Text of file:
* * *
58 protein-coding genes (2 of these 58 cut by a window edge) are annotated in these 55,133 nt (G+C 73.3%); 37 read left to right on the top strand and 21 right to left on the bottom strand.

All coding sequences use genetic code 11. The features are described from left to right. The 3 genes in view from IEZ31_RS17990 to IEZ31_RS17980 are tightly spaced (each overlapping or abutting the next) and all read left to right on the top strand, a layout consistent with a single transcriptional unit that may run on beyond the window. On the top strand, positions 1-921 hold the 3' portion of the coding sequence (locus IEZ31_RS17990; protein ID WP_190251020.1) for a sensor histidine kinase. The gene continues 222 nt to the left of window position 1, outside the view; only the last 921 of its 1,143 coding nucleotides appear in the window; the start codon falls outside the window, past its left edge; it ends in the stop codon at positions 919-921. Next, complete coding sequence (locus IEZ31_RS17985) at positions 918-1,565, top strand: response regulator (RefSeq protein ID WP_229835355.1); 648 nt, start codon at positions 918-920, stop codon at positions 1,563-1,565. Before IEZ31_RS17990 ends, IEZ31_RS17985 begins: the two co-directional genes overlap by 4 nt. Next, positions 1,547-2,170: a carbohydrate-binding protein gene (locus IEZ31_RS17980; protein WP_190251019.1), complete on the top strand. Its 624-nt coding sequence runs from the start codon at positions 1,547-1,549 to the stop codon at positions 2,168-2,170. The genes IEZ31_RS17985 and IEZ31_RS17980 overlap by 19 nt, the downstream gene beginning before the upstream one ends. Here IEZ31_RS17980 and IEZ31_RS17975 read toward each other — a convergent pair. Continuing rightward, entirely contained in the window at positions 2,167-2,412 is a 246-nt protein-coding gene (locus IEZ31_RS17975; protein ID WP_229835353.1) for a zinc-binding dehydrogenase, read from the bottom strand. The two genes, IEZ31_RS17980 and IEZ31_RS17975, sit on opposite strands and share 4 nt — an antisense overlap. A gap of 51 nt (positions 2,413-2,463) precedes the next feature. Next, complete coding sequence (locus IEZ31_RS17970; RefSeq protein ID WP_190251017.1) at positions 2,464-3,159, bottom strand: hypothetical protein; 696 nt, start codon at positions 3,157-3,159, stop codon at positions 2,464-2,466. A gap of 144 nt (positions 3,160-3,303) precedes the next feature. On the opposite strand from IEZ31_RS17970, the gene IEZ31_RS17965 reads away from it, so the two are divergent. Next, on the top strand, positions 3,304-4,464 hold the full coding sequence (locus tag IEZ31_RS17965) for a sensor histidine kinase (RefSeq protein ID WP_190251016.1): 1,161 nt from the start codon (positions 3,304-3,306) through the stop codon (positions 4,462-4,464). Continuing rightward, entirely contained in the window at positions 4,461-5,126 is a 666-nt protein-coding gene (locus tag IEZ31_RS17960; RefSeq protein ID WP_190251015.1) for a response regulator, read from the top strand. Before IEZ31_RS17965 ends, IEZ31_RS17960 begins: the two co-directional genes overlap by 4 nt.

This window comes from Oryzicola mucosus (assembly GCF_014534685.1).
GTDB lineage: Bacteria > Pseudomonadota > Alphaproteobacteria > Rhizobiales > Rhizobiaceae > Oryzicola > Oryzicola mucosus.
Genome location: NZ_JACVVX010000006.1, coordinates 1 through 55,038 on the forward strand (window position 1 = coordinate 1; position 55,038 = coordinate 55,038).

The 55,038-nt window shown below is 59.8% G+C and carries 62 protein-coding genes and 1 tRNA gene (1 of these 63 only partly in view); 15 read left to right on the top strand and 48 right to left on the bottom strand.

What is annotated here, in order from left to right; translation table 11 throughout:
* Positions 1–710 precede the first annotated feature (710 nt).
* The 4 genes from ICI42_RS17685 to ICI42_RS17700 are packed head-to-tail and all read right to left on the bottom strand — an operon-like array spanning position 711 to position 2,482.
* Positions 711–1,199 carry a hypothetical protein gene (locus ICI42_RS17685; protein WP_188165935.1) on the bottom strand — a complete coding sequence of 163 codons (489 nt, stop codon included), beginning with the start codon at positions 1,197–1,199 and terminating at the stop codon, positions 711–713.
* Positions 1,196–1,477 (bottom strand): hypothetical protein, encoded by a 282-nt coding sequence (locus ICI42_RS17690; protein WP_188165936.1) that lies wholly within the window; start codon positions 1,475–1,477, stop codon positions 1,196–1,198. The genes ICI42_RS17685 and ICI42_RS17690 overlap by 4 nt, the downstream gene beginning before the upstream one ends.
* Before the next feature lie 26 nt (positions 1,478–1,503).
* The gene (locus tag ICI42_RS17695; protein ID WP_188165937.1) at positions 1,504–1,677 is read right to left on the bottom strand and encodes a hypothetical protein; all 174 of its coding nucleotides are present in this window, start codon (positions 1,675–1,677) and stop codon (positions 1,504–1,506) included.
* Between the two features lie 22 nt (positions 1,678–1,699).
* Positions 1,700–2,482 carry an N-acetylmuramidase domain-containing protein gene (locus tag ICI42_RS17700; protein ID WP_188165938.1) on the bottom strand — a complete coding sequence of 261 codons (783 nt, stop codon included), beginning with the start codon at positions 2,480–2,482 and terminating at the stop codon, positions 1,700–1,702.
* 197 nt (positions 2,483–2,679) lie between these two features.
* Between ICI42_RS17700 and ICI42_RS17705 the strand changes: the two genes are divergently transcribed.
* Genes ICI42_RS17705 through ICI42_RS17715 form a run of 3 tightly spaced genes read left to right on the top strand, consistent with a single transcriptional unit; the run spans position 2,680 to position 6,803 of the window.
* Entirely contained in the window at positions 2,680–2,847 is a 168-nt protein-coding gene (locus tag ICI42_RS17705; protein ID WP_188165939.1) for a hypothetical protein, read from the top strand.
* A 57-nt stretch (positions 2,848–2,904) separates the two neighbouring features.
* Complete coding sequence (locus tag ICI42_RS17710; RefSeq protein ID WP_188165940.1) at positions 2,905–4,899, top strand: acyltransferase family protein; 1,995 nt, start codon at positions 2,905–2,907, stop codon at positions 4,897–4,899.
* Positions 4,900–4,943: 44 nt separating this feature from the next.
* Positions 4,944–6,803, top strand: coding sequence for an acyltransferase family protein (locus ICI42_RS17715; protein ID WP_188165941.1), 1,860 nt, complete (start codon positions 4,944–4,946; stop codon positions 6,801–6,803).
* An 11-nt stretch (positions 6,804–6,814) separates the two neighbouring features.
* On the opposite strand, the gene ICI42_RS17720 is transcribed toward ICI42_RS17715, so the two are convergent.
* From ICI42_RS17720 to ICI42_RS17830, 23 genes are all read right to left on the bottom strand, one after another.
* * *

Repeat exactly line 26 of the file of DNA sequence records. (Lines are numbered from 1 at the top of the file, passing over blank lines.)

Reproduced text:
* From ICI42_RS17720 to ICI42_RS17830, 23 genes are all read right to left on the bottom strand, one after another.